“How can we create deeper community in our small groups?”
If you are a pastor or a small group leader, you have probably asked that question. You know that God calls us not only to deeper union with himself but also to deeper union with one another, and you hope your small groups can facilitate that. You want your small groups to be places where people experience true Christian friendship and find real belonging in the church. You yourself long for a loving fellowship where you can know others and be known by others.
When it comes to creating deeper community in our small groups, however, our solutions tend to be quantitative. We think that if only we had more we would have deeper community: more time in our meetings, more social activities for getting to know one another, more books for learning about the Christian life, more group chats for connecting during the week. These well-intended solutions, however, seem to fall short of creating the deep community we desire.
In fact, the lasting solution for creating deeper community in our small groups has very little to do with more. Rather, it has to do with being committed to a simple yet countercultural practice: conversation.
Sociologist Sherry Turkle has recently observed that in our culture of digital technology there is a clear “flight from conversation.” While we are more connected than ever through email, text, and social media, we are losing both the ability and the desire to have face-to-face conversations—which, in turn, is leading to a loss of community.
The practice of conversation—speaking and then listening with undivided attention—is central to developing deeper community. In small groups, this practice takes a particular form: namely, conversation about God and our life in him. Deep community happens over time as people come together to talk about what God is doing in their lives.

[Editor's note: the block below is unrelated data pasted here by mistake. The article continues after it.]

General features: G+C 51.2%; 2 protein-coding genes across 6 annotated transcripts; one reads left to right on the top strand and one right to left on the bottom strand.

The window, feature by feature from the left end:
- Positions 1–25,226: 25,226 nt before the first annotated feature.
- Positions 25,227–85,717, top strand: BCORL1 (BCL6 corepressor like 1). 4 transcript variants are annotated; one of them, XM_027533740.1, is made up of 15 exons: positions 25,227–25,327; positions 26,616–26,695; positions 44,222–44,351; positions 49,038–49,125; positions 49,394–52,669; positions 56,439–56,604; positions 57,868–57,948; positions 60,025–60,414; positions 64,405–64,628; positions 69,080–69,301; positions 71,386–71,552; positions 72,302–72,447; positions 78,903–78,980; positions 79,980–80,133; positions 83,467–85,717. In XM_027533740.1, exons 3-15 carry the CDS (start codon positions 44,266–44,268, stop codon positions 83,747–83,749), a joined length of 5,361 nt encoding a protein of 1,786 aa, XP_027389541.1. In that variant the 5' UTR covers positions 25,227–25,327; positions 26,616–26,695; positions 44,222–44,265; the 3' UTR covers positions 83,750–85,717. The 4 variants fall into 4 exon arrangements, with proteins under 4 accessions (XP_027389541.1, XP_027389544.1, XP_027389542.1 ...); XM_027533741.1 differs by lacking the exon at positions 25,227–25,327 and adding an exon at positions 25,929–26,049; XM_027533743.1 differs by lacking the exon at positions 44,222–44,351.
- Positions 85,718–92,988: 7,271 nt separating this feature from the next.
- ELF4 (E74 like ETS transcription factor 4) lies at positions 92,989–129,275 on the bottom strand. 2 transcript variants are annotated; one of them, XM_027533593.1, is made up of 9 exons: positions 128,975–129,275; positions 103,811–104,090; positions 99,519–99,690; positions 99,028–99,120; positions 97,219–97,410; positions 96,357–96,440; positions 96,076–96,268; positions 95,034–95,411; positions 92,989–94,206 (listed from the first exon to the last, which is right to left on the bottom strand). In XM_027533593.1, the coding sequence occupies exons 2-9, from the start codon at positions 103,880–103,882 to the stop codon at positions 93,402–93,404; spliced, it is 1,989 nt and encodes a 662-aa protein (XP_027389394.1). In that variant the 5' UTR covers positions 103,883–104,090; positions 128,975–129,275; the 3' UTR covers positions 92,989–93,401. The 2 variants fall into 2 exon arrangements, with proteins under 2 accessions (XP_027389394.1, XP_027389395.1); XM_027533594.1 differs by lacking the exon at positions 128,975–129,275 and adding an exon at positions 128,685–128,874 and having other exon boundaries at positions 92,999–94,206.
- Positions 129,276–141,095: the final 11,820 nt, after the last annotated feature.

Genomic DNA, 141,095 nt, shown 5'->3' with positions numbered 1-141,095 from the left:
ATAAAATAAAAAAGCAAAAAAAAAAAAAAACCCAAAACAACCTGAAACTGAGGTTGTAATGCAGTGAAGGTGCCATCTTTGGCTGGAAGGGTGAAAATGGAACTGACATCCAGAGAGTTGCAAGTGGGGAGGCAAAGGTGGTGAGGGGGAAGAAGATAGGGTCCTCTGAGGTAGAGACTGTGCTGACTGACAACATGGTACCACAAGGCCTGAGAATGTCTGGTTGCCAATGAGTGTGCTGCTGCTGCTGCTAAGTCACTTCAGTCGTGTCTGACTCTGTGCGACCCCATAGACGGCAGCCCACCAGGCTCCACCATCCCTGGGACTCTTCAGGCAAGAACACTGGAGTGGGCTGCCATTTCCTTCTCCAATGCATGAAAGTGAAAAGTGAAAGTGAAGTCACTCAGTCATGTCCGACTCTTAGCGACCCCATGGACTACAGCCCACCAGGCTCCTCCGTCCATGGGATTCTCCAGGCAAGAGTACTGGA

Deep community happens over time as people come together to talk about what God is doing in their lives.
This past year, the small group that I co-lead has made a concerted effort to devote significant time each week to talking about our relationships with God. After studying John Wesley’s small group methodology through the work of Kevin Watson’s The Class Meeting, we decided to move away from a study-driven group and toward a group whose primary focus is discussing the state of our souls.
Each week, we answer questions such as: How is your walk with God? Where have you sensed God’s presence? How close do you feel to God? What is keeping you from a closer relationship with God? What is God saying to you? How is God working in your life? Some weeks, we struggle to find the words to express what God is doing in our lives. Other weeks, the words flow freely as we long for a place to be heard.
Over time, these conversations about our life in God have deepened our union with God and with each other in a way that no study could have. Talking about God’s work in our lives has enabled us to share more intimately in each other’s joys and sufferings. It has helped us to pray more personally and specifically for one another. It has given us more awareness of our vulnerability and our need for each other for growth in grace.
To retrieve the practice of conversation in small groups is simply to do what the church does best: speak of God and his work in history and in our own stories.
To retrieve the practice of conversation in small groups is simply to do what the church does best: speak of God and his work in history and in our own stories. When Christians come together in small groups to “tell of God’s righteous acts” in their lives (Psalm 71:15) and listen to one another with undivided attention, then deeper community will follow. Deeper community cannot be forced through pragmatic efforts; it can, however, be nurtured through conversation that centers on God’s gracious activity in our lives.
If we want to create deeper community in our small groups (and, consequently, our churches), the solution is uncomplicated but countercultural. We must relearn how to talk with one another about God’s work in our lives.